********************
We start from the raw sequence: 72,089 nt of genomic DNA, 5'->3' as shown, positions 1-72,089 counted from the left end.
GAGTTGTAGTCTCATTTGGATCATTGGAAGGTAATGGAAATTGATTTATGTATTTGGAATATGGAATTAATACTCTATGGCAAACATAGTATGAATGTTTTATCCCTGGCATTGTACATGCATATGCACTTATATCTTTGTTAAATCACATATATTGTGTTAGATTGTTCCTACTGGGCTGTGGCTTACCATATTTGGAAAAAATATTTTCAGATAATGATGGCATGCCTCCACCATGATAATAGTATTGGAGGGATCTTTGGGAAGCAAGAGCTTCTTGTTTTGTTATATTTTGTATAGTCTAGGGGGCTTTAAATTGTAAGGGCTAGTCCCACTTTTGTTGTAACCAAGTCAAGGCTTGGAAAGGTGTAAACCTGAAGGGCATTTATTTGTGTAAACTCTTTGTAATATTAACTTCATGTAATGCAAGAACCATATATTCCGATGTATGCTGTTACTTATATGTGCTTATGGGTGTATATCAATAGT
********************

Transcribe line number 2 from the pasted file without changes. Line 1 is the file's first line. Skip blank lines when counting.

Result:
GAGTTGTAGTCTCATTTGGATCATTGGAAGGTAATGGAAATTGATTTATGTATTTGGAATATGGAATTAATACTCTATGGCAAACATAGTATGAATGTTTTATCCCTGGCATTGTACATGCATATGCACTTATATCTTTGTTAAATCACATATATTGTGTTAGATTGTTCCTACTGGGCTGTGGCTTACCATATTTGGAAAAAATATTTTCAGATAATGATGGCATGCCTCCACCATGATAATAGTATTGGAGGGATCTTTGGGAAGCAAGAGCTTCTTGTTTTGTTATATTTTGTATAGTCTAGGGGGCTTTAAATTGTAAGGGCTAGTCCCACTTTTGTTGTAACCAAGTCAAGGCTTGGAAAGGTGTAAACCTGAAGGGCATTTATTTGTGTAAACTCTTTGTAATATTAACTTCATGTAATGCAAGAACCATATATTCCGATGTATGCTGTTACTTATATGTGCTTATGGGTGTATATCAATAGT